Tried it Tuesday: Mentor Sentences in Middle School

Today I'm linking up with Holly to share something I've been dabbling in the past two week with my smarties:  Mentor Sentences.  Jessica Ivey over at Ideas by Jivey has been such a great help in this area. She answered a million questions for me when I got started.  Good thing she is one of my BBBs or I'm sure she would be tired of me!
Jessica has a great product for upper elementary students on Mentor Sentences, but I needed a little bit more complex text.  I decided to use my read aloud:  The Watson's Go to Birmingham and take text sentences from there.  My students are really pretty decent about being able to produce the parts of a sentence, so I am focusing more on using them to review and teach figurative language.

We complete each of the parts:  Invitation to Notice, Invitation to Re-read, Invitation to Revise, Invitation to Imitate, and Invitation to  Edit through a 5-10 day span depending on what else we have going on.  Throughout the week I use the mentor sentence to review a specific piece of figurative language.  So far we have done similes, alliteration and onomatopoeia.  I continue in my Word Work notebook with lessons, foldable and activities that practice that particular piece of figurative language. The picture above shows my mentor sentences on one side, and then similes practice which I got from Erin at I'm Lovin' Lit.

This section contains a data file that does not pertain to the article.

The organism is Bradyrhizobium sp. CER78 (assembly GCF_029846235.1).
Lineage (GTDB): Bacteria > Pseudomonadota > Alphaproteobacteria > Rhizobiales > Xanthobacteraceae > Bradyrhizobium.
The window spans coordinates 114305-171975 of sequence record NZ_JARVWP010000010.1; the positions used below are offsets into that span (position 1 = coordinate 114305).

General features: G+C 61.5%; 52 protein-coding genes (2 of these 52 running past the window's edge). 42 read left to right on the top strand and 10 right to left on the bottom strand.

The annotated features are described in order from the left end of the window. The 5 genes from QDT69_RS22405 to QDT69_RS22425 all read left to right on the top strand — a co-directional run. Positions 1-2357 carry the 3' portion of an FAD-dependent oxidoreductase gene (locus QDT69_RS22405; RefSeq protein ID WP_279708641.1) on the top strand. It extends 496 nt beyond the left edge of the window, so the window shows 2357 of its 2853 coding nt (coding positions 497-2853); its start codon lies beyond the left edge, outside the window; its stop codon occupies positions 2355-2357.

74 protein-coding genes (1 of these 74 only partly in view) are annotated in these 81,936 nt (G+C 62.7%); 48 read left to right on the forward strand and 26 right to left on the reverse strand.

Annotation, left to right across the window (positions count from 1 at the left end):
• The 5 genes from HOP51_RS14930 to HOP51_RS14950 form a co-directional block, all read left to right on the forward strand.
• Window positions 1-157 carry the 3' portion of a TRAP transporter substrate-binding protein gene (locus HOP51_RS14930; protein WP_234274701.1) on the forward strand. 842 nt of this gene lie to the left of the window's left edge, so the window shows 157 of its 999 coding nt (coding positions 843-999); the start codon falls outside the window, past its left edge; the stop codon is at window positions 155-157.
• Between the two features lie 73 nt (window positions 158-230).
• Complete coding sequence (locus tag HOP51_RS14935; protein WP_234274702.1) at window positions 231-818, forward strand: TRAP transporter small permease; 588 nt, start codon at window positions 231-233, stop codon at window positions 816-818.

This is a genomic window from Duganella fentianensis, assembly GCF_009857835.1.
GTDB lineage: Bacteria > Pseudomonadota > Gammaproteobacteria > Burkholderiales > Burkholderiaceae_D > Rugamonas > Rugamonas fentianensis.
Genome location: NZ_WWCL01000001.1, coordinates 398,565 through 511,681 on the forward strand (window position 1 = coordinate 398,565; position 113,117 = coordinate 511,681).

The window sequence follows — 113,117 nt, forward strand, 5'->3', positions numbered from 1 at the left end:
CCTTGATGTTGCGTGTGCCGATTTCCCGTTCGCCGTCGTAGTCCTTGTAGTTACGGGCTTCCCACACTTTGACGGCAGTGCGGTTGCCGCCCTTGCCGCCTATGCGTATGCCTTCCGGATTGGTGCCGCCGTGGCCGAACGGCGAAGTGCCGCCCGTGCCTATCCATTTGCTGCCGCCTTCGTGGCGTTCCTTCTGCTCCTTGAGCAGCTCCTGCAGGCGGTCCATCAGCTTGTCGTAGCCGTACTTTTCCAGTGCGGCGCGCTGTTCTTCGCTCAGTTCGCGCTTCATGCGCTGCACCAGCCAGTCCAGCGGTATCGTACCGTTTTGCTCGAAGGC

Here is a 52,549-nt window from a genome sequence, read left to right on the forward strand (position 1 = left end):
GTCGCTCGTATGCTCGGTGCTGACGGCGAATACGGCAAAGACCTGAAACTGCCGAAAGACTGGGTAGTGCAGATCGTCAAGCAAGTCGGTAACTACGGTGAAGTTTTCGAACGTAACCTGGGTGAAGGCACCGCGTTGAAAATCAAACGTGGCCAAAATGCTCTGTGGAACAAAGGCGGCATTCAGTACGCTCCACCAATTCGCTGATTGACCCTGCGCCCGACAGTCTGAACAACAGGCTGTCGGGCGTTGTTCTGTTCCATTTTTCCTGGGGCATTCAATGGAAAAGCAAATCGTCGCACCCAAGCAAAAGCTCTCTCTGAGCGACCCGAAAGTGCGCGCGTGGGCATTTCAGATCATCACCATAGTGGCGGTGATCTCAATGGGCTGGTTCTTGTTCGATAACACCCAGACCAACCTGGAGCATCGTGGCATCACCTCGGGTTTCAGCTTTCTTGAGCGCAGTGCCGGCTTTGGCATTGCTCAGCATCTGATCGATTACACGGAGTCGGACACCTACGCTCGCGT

My smarties really like doing this.  On the Invitation to Imitate day they hope they are selected to go up on the Wall of Fame.   I am beginning to see the work we put in to this in the writing we have been producing.  That's what it's all about, right!

Stop by and visit Holly and see what everyone else has Tried on this Tuesday!


Five for Friday: Making Connections

This has been such a busy week for me in school!  I can't believe that I only had four days with my smarties, there were so many connections being made.

1)  Connecting to Social Studies:  This week we made an awesome connection between our read-aloud book The Watson's Go to Birmingham, and Hammurabi's Code in social studies.  

You can read about that post {HERE}.  Even a few days later, they are still talking about that connection, and now when I'm reading, they are listening for other connections they can make! WOOT!